At this point, it's basically a given that I use an iPod. Apple has sold 220 million of 'em, almost one for every American of music-liking age. We jet out our doors each morning, press play and put the machine in our pocketrarely realizing that the Miike Snow album we're listening to is actually coming from the gadget, not from inside our heads. The iPod and humankind are inseparable.
But lately, the Techtonic Shifts bloggers have tasked NEWSWEEK's writers with turning in their beloved tech products for a direct competitore.g., making one switch from Firefox to Internet Explorerand documenting the results. I was forced to stick my cherished iPod in a drawer for one week ... and use the new Microsoft Zune HD.
The Zune gets a bad rap, but I wasn't too worried. Music is music, right? Before I had an iPod, I had one of those archaic MP3 playersthe ones that took compact flash cards—and I could drag, drop, and dance to my pleasure's content. Uploading was a snap. Sound quality was fine. Mainly, I was just glad to get rid of my candy-apple-red Discman. But now that I've had an iPod for more than five years, it's become about something more than music. It took having a Zune to realize that.
Sure, when I'm merely listening, the Zune functions in basically the same way my iPod did: I put on a song, I put it in my pocket, then another song comes on. Soon enough, though, minor but annoying snags began to pile up: since the new Zune has a sensitive touchscreen, songs would often switch when my finger brushed the product. That happened a lot, because the screen lock is inexplicably the same button as the on/off switch—something I didn't find out for a few days because I refused to check the manual. With my iPod, I never read the instructions. It just intuitively worked.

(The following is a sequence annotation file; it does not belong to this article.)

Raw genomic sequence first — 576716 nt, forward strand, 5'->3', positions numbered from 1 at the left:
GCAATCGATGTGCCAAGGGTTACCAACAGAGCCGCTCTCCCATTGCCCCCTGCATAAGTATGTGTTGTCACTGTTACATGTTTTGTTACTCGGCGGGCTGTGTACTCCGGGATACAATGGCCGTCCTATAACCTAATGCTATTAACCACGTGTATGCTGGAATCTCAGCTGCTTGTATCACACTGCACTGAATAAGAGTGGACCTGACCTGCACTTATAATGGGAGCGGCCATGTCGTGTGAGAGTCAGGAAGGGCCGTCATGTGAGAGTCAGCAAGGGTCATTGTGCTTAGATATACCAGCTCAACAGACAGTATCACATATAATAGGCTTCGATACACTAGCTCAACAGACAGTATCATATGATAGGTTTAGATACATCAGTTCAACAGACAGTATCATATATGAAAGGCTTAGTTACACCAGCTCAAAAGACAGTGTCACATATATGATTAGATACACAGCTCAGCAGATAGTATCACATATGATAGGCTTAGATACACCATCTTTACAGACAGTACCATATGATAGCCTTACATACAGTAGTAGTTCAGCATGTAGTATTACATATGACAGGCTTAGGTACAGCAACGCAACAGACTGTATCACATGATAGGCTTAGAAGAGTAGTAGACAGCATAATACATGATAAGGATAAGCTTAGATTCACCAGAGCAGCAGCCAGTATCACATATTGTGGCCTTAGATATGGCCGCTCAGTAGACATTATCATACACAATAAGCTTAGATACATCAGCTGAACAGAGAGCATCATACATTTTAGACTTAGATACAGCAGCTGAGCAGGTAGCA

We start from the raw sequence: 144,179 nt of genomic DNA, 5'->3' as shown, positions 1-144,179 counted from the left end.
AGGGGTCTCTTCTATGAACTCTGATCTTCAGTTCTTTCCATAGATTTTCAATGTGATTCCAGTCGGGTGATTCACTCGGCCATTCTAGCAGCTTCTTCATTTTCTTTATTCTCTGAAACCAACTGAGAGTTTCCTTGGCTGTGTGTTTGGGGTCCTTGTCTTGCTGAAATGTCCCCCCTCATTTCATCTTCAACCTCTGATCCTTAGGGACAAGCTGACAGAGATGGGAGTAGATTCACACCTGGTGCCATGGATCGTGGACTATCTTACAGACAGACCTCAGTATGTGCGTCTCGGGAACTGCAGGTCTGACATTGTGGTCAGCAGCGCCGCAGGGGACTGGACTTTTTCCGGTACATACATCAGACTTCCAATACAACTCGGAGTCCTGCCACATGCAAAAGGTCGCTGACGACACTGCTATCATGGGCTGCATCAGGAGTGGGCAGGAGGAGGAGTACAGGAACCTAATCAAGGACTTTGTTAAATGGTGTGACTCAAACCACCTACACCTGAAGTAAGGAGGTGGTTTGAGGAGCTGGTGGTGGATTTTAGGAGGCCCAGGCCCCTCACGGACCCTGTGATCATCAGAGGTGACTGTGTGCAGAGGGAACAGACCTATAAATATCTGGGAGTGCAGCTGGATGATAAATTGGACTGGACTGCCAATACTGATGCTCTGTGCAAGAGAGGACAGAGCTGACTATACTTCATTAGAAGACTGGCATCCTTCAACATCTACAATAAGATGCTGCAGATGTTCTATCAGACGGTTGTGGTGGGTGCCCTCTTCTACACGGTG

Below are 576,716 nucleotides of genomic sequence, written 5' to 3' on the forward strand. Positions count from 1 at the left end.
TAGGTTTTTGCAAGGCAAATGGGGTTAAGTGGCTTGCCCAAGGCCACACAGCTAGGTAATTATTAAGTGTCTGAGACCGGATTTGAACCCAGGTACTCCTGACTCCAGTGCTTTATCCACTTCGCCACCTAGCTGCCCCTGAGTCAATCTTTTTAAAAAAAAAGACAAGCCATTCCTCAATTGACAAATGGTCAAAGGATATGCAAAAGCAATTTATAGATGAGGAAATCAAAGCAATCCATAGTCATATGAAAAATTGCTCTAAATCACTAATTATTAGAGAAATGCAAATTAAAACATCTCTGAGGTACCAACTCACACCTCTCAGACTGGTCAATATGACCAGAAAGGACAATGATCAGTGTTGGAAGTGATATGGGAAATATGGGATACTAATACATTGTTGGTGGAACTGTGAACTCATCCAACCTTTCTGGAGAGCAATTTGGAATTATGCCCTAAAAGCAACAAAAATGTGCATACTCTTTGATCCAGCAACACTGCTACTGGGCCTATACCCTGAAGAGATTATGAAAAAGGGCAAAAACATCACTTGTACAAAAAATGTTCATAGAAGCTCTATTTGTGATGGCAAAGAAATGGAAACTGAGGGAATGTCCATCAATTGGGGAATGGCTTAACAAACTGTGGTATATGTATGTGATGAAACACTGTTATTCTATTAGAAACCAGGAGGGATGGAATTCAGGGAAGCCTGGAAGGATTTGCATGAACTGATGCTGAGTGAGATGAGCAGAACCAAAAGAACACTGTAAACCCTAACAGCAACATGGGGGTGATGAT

In fairness, I probably didn't get the most out of the Zune's subscription model of music, which gets you unlimited songs (sort ofsome cost extra, and they're priced in the ridiculous "Microsoft Points" currency), as long as you keep forking over a monthly payment. When you stop paying, all those tracks and bucks are gone. That makes little sense. A bigger problem was that my Zune wasn't compatible with my MacBook. That meant I had to load the player using my locked-down work computer.
I never thought a music player could create embarrassing situations, but the Zune proved me wrong on several occasions. It also managed to cut me: unlike the iPod with its sleek round corners, the Zune has a trapezoidal shapeand the expensive-looking metal can create sharp corners if you drop the product on the street.
Even if my iPod cut me, I would still love it. The Zune simply didn't wow me. Yes, it has HD radio—but the stations aren't that compelling. Yes, the Zune has a Web browser. But the screen is smallish, and with no 3G antenna, it mainly works indoors, when I'm likely near a real browser. Yes, the Zune can download apps—but even the dinky calculator takes 30 seconds to load.
And yes, you can sign up for Zune Social, which allows you to link up with friends and share music. More than anything else, that explains the problem: none of my friends has a Zune to get social with. I've never even seen one in public, which perhaps explains why I got so many weird looks when I pulled mine out on the subway.